As of 2019, thirty-three states have legalized marijuana for medical purposes, and ten states have also legalized it for recreational purposes. However, if you’re not a U.S. citizen, any use of marijuana is a violation, and you may need legal help from a Las Vegas immigration attorney.

 

It remains against federal law in the United States to possess marijuana for any reason, even if the state you are in allows marijuana for recreational or medical purposes. In fact, the immigration penalties for marijuana possession or use can be severe.

 

If you are not a citizen of the United States, and if you tell an immigration officer that you have ever possessed marijuana, that can be enough to disqualify you from getting a green card, naturalizing, or re-entering the United States after traveling outside the country.

 

HOW MANY PEOPLE ARE DEPORTED FOR MARIJUANA?

From 2003 through August 2018, according to the Transactional Records Access Clearinghouse (TRAC) at Syracuse University, more than 45,000 people were deported for the possession of marijuana.

 

In April, for example, in a case that made national news, two residents of Denver – green card holders – were rejected for U.S. citizenship because they had worked in the legal Colorado cannabis industry.

 

Having a marijuana conviction expunged might help you find employment and housing, but expunging a marijuana conviction won’t help you with immigration authorities. They’re allowed to see expunged convictions, and if they find a marijuana conviction, deportation is possible.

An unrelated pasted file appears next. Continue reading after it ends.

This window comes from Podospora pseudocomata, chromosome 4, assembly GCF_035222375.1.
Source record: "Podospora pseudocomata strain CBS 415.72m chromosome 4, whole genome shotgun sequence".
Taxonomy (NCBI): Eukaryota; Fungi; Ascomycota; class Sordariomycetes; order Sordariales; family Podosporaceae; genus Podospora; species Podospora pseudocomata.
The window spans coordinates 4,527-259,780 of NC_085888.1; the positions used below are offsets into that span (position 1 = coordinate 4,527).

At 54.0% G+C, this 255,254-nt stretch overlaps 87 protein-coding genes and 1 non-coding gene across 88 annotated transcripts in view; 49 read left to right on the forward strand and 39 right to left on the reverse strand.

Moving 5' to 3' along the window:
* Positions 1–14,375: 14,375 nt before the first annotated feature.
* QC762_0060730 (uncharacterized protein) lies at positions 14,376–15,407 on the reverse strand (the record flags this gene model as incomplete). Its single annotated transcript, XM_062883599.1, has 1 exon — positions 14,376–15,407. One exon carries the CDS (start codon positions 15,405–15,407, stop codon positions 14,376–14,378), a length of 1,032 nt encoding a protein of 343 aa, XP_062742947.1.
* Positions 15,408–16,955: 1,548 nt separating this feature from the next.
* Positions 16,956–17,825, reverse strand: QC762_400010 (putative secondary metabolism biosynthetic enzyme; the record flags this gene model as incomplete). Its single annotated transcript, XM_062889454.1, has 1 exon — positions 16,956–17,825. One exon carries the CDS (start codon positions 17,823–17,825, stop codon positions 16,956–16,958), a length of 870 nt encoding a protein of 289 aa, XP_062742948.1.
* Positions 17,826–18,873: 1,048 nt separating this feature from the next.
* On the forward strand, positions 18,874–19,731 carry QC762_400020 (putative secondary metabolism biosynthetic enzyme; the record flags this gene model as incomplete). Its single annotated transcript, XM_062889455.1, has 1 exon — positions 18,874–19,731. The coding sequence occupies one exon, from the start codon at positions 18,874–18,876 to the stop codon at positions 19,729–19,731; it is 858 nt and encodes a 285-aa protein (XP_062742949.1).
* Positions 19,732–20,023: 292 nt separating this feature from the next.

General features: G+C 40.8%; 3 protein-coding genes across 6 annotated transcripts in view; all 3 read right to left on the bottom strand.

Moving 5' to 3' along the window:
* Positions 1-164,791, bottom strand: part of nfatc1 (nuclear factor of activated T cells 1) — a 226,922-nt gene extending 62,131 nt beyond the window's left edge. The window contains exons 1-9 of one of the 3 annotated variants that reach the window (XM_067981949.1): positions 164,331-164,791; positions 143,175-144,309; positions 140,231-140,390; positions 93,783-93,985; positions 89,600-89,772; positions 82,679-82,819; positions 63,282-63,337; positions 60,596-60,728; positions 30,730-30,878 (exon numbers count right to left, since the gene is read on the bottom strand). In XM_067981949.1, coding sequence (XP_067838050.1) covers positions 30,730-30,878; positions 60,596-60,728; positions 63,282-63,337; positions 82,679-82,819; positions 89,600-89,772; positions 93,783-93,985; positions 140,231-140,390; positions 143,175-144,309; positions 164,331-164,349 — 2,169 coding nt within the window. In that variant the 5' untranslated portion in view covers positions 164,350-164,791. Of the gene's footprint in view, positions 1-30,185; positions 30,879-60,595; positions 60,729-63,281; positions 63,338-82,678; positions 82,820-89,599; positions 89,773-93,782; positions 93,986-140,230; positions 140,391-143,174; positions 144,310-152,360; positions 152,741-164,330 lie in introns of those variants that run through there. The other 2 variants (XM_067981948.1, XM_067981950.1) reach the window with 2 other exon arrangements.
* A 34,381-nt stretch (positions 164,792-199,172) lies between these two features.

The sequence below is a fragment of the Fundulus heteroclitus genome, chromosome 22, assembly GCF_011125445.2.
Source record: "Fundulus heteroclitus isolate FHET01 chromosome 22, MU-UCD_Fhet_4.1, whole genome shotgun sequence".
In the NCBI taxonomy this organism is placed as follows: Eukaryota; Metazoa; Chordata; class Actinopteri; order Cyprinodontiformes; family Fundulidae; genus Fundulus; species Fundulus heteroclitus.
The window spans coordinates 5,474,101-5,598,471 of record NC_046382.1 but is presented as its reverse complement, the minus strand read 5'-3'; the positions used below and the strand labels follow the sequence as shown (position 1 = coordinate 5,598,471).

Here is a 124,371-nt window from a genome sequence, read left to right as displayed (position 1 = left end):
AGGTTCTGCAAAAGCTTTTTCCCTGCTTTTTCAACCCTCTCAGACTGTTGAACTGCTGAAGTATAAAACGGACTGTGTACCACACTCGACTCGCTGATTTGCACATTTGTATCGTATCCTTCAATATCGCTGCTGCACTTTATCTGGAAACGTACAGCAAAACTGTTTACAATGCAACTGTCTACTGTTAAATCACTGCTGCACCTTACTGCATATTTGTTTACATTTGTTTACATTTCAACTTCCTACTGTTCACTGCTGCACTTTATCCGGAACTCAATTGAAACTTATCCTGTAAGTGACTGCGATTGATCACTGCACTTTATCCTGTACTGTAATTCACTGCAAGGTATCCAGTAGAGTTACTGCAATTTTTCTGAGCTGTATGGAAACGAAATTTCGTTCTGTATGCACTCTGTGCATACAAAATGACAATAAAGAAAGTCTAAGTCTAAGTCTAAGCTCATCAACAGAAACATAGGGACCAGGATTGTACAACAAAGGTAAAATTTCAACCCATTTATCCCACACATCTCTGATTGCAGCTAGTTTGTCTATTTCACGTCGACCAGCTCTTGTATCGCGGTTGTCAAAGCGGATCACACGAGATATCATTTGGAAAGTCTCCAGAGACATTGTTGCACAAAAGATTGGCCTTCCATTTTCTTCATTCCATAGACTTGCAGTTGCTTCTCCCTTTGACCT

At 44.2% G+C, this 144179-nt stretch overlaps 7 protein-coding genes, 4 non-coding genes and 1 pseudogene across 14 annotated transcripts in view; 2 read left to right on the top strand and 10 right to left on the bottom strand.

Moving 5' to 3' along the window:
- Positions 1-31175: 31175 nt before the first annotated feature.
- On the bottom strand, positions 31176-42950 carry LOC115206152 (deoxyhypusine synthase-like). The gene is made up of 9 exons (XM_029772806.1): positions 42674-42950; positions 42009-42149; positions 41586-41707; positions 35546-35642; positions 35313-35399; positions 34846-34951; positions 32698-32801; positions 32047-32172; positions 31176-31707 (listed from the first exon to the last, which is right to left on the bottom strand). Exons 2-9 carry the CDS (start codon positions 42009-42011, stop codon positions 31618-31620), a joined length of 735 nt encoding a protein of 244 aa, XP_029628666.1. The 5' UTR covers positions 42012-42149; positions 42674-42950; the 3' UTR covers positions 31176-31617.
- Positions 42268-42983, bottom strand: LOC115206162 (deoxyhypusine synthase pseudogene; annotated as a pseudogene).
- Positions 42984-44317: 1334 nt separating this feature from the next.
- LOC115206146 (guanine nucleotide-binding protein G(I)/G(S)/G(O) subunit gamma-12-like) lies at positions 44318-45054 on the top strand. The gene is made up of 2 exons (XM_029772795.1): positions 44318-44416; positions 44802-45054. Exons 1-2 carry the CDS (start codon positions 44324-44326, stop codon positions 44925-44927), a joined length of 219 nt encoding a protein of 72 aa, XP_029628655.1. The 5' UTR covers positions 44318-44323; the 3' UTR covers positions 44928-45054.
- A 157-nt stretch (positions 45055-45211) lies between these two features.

HOW SHOULD IMMIGRANTS DEAL WITH THE MARIJUANA ISSUE?

Particularly in those states that have legalized marijuana, immigration officers are asking non-citizens if they have ever used marijuana – even non-citizens who’ve never been accused of any marijuana-related crimes. Here’s how non-citizens should deal with the matter:

 

  1. Know the law. Visa-holders can be deported for any marijuana possession or use.
  2. Do not seek employment in the marijuana industry – even in a medical facility.
  3. Never carry marijuana, a medical marijuana card, or marijuana paraphernalia.

 

Don’t post anything about marijuana on social media – like a picture of yourself wearing a marijuana T-shirt. Never discuss marijuana with an immigration or border official. If the official is persistent, exercise your right to remain silent, and contact an immigration lawyer at once.

 

WHERE CAN YOU GET THE LEGAL ADVICE YOU NEED?

If you need marijuana for medical purposes, and if a doctor recommends marijuana for you, speak to an immigration attorney right away. Every situation is unique, so you are going to need specific and personalized legal advice.

 

In June 2019, U.S. Senator Cory Booker (D-NJ) introduce legislation – the “Remove Marijuana from Deportable Offenses Act” – that would end deportations based on marijuana offenses. The legislation also allows readmission for those previously deported solely for marijuana offenses.

 

IS THE LAW ABOUT TO CHANGE?

That legislation may or may not become law. For now, if you hold a visa or a green card and you have a conviction or even an arrest for a marijuana violation, if you work in the marijuana industry, or if a doctor has recommended medical marijuana for you, speak to an attorney.

 

If you are dealing with any legal issue related to immigration, or if you are seeking a visa or a green card, an experienced Las Vegas immigration attorney can help. You need experienced representation any time you are dealing with the immigration authorities, and that is your right.